They are not blocked. They have chosen to take their services offline because they don’t think changing their business model such that it no longer depends on aggressively tracking their users is worthwhile or cost-effective. Which is fine by me imho.
I don't agree that if a business chooses not to operate in a country, because it's unwilling to spend the money required to comply with the country's laws, that that is equivalent to censorship.
Another person's personal information is not protected speech.
I was fine with that transaction. In fact, I would rather have them sell my data instead of charging money.
Consumers have a choice on whether or not they want to go to these sites, it's not like they are forced to give away their personal information to news sites.
I would say the GDPR blocking news sites is a net negative because it denies consumers the choice to read news stories.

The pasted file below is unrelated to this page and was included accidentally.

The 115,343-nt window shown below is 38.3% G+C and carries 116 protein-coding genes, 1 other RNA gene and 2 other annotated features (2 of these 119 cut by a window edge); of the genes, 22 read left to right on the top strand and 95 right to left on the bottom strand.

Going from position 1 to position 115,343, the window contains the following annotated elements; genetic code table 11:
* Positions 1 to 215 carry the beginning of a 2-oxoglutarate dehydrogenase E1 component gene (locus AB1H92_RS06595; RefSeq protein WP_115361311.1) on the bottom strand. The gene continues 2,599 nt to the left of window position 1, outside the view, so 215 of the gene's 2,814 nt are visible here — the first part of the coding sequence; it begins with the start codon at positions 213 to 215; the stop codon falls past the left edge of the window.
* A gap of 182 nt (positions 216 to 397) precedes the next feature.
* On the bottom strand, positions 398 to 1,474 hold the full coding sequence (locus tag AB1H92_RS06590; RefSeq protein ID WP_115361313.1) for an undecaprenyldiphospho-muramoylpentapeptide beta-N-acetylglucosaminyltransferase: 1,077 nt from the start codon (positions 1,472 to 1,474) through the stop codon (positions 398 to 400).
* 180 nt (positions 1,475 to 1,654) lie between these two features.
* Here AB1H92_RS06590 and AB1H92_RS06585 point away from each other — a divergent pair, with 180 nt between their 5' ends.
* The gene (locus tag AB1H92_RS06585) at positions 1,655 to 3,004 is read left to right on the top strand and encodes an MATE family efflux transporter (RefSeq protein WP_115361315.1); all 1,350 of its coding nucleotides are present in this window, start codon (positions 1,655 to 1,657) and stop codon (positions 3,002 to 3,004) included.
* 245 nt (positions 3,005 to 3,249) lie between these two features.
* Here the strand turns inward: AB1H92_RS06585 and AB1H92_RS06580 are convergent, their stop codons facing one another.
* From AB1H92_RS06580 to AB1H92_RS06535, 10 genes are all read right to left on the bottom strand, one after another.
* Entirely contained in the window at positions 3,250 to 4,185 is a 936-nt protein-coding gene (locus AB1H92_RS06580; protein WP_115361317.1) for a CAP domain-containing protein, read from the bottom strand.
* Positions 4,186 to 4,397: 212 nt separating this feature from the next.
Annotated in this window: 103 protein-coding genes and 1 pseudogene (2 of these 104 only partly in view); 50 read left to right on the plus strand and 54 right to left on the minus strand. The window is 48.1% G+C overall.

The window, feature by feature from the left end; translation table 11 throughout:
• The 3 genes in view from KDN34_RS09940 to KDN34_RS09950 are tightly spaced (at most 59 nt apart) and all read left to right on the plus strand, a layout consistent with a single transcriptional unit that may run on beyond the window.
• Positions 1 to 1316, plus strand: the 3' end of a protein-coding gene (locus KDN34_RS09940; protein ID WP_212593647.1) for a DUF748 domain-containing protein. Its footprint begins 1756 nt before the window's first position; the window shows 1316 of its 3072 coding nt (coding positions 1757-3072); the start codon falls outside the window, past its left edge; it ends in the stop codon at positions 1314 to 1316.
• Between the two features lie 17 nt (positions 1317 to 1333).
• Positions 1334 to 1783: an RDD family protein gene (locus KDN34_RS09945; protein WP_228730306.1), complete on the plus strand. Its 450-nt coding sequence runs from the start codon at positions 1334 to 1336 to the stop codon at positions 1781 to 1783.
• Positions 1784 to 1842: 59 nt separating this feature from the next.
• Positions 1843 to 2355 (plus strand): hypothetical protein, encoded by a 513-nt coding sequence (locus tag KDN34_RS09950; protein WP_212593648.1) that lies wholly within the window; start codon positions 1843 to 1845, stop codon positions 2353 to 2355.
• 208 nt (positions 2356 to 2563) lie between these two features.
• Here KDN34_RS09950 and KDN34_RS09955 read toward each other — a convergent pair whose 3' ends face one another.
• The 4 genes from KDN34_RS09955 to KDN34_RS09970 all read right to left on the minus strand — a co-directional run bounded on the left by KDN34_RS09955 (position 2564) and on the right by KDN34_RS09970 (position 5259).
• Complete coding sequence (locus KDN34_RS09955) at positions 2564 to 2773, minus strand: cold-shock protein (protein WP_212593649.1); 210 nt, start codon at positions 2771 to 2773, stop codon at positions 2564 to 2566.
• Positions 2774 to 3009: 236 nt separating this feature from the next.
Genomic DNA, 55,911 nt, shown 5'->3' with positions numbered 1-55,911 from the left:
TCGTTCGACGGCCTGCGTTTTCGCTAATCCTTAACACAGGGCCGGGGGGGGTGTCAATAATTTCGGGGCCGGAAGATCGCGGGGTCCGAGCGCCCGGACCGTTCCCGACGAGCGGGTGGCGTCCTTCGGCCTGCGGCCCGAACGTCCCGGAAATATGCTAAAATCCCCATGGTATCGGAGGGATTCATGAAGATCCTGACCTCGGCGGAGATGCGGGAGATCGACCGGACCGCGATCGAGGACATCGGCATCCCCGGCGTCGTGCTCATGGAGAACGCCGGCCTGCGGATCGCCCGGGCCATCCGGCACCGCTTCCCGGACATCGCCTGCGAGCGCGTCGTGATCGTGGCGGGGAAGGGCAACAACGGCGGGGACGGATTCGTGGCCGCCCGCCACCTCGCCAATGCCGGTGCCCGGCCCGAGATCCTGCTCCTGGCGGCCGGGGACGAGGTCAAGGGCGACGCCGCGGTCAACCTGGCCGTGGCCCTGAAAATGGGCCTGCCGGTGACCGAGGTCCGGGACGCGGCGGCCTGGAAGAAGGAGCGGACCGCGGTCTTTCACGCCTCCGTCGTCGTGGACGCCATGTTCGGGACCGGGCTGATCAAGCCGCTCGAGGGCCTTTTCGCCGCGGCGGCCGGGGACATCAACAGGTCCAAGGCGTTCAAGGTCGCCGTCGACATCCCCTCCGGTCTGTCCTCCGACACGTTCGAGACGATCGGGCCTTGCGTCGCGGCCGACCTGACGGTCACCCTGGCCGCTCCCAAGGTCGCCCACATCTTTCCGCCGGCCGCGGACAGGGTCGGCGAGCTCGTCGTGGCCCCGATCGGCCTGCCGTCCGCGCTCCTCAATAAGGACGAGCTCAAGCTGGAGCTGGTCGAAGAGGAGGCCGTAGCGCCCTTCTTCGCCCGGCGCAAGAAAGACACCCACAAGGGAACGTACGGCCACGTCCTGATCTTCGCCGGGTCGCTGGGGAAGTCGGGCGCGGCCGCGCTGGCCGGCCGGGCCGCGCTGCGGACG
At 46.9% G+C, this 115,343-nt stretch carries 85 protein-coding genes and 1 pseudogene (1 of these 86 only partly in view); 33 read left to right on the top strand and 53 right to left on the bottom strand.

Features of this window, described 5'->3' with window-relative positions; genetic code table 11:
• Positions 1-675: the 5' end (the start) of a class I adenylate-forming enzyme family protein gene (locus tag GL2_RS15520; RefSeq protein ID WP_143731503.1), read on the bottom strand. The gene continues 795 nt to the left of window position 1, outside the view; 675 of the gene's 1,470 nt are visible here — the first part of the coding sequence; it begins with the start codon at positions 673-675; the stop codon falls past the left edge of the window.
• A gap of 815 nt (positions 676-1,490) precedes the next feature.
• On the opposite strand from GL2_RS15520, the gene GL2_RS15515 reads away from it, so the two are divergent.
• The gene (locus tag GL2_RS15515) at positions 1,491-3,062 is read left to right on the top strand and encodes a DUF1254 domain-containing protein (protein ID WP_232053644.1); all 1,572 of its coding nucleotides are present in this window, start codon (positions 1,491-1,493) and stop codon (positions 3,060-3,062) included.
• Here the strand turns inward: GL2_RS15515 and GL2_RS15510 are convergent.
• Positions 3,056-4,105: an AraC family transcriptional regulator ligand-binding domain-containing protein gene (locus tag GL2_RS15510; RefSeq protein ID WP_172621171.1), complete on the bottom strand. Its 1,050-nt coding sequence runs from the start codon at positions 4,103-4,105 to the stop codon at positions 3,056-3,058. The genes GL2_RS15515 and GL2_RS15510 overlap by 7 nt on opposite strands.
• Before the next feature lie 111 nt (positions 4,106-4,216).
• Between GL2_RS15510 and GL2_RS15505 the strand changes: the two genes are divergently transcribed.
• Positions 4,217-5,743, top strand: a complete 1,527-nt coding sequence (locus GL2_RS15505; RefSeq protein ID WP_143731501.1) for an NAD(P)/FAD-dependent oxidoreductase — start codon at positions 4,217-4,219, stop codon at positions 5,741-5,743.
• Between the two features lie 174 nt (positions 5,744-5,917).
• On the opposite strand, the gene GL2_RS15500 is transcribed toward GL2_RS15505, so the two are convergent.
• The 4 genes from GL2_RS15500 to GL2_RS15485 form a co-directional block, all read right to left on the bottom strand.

And I always thought (back in my more naïve days) that I read the site in exchange for being advertised to. Point being, the exact details of the transaction were never shown to the visitors. GDPR fixes that by forcing companies to state the terms of this transaction explicitly, and actually ask the visitors if they're willing to participate in it.
GDPR isn't blocking any sites, it's only disallowing a very particular way of getting users to give up their data and then monetizing that data. Nobody is entitled to their business model working forever, and some companies prefer to shut off a large segment of their market instead of updating their business model. It's their choice.
*metaphors can get quite silly
Self blocking in response to a law to avoid the penalties under the law is being blocked by the law.
That's all there is to it. GDPR isn't banning news sites, or other companies; it's banning a very particular set of antisocial business practices.
The problem isn't only adjusting business models. It's proving you've adjusted your business model to twenty-eight EU regulators. If one of them misbehaves, you now have to wage a legal fight in a foreign jurisdiction. Against those costs and risks is a minimum required revenue. If that revenue doesn't exist, it doesn't make sense to serve that market. Regardless of your business model.